In the app, your Covid status will include a barcode with an expiry date. This is simply the date your barcode will automatically refresh and it will update whenever you log in.
This is important to note if you are planning on either printing off these barcodes or storing them as a PDF – as they may be out of date by the time you use them.
You will, however, always be able to access up-to-date barcodes on the app itself. It is possible to get your pass from the NHS website too.
You can also ask for your pass to be sent to you in the post, either by requesting one online or by calling 119. This paper version will only state your vaccination status and has no expiry date.
Where could you be asked to show one?
Some events and venues may choose to ask for the pass.
Anywhere that fits the following descriptions may well opt to require one for entry:
* A crowded indoor setting, like nightclubs and music venues;
* A large and unstructured outdoor event, like business events and festivals;
* Very large structured events like music and sports stadia.
You may also need one if you are planning to travel abroad. What the exact status of your pass – whether it shows full vaccination or proof of immunity – needs to be depends on your destination.
Is it a legal requirement? And could you be turned away for not having one?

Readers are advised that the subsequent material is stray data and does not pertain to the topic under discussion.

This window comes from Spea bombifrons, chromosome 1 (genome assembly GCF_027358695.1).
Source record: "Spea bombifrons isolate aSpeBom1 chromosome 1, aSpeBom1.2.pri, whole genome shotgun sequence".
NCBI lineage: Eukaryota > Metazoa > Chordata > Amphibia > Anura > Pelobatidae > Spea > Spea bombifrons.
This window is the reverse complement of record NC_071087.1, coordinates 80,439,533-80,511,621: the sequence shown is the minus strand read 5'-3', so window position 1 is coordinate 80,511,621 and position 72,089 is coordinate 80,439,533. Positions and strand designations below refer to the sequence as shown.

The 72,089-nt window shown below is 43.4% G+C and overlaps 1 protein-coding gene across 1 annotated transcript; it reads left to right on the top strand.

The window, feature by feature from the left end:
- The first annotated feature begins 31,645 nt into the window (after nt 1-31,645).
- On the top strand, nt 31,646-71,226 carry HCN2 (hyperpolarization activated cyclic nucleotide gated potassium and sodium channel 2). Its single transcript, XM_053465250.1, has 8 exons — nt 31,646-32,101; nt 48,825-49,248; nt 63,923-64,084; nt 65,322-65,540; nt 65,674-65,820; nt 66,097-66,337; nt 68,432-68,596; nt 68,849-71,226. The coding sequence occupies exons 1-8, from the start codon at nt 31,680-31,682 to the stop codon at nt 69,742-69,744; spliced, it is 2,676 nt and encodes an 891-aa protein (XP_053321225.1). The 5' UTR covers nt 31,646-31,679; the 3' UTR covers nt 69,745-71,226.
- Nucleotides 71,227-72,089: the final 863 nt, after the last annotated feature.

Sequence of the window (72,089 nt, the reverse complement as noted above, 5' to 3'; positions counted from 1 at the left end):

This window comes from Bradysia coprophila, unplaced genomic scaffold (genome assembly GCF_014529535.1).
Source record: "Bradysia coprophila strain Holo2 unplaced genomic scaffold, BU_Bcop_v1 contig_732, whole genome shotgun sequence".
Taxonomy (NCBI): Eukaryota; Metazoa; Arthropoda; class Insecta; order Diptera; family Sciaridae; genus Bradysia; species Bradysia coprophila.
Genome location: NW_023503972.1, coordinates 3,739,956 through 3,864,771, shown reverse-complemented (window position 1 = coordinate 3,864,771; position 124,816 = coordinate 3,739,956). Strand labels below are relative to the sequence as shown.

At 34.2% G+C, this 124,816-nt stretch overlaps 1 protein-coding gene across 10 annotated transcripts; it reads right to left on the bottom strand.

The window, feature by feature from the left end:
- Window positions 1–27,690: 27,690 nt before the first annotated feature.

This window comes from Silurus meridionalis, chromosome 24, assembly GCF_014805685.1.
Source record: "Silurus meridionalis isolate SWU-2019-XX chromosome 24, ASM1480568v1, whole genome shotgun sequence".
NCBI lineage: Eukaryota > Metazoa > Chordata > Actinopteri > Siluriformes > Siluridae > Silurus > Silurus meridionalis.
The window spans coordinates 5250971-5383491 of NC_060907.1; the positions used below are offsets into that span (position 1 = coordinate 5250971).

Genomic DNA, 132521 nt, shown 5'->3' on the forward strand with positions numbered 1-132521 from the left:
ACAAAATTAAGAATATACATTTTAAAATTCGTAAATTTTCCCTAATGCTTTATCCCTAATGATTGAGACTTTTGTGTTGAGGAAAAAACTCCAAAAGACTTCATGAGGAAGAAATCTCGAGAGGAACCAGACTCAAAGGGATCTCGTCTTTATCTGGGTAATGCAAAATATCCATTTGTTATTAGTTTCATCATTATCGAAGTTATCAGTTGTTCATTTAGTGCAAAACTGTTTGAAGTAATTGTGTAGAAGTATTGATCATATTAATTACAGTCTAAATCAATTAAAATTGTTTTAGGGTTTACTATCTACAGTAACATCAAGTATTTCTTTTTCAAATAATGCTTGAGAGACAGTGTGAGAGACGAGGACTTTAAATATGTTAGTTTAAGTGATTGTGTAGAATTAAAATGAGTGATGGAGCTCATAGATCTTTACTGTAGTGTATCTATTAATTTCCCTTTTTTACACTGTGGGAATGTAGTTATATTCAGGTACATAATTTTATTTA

Use of the pass is purely voluntary for businesses and organisations, although the Government says it encourages its use “in facilities or events where people are likely to be in close proximity to a large number of people from other households for a sustained period of time”.
The Government does, however, hope to bring forward a law at the end of September to make two jabs necessary to get into certain venues and events, including night clubs.
While venues are currently free to set their own conditions for entry, what they cannot do is discriminate, lawyer Stephanie Hayden told ITV News.
She said: “The most obvious one that comes to mind in this situation would potentially be disability.
“So, if for reasons of health, you could not take the vaccine, then it would be wrong under the current legislation and indeed unlawful for a service provider to refuse you access.”